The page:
Rise

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Rise

To increase in price, especially for a security. If a stock's price is $10 per share at the start of the trading day and $15 at the end, the stock is said to have risen.
References in periodicals archive ?
In his chapter on Afghanistan, which he calls a "narco-state," Risen shows how Rumsfeld disdained the task of nation-building there, and how he tolerated the astronomical rise of opium production after the fall of the Taliban.
Final tidbit: At one point, the Saudis asked Jordanian intelligence to review their counterterrorism efforts, and so the Jordanians toured Saudi military and security facilities, Risen writes.
Risen portrays them as consummate bureaucratic infighters, who make Machiavelli look like a piker.
Retail sales have risen sharply over recent months after a pause during the spring.
Household wealth has been boosted substantially by the run-up in stock prices over the past year and a half, but for many households, debt burdens have risen significantly in recent years and may represent a constraint on purchases of big-ticket items.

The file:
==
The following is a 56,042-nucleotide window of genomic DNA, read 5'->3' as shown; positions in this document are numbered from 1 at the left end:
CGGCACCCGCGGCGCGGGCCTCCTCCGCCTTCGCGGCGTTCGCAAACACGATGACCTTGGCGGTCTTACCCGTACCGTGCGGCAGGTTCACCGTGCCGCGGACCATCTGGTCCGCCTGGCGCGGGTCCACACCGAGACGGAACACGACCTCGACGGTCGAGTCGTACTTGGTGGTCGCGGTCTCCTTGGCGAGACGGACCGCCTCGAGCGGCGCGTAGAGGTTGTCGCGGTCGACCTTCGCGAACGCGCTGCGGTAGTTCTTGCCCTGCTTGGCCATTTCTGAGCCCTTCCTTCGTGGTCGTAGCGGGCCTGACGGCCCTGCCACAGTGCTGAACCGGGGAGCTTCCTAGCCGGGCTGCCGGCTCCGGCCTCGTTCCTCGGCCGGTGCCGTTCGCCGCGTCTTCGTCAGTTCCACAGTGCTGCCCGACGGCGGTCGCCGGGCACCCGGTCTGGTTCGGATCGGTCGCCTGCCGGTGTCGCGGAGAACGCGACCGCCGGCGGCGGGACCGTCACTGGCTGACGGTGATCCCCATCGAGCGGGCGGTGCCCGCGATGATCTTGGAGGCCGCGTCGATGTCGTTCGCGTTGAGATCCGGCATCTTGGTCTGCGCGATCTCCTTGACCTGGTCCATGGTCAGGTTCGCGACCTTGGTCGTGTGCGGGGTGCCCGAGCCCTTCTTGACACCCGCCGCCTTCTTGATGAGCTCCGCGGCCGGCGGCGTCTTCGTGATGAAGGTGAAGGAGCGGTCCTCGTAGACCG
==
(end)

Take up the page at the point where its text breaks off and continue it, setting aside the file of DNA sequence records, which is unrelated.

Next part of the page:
The increases in activity have been facilitated by generally supportive financial conditions: Although long-term interest rates have risen considerably on net since early 1996, intermediaries have continued to supply credit to most borrowers on favorable terms, and interest rate spreads on corporate securities over Treasury securities have remained narrow.
After a lackluster performance in 1995, real outlays for nondurable goods have also risen this year; the average level of these expenditures in April and May was nearly 3 percent at an annual rate above that recorded in the fourth quarter.
So far in 1989, the value of oil imports has risen sharply, as higher prices for petroleum and petroleum products were accompanied by a small increase in physical volume.
Inventory buildups by manufacturers have been concentrated in the aircraft and other capital goods industries, where production has risen and order backlogs are large.
Spending for the space program and for tax and immigration enforcement also has risen.
Over the eight years that preceded 1988, real federal purchases, other than those of the CCC, had risen at an average pace of nearly 5 percent, considerably faster than the growth of real GNP.
Spending for construction, which had risen rapidly in the mid-1980s, was little changed during 1988 as a whole, although some pickup was evident in the fourth quarter.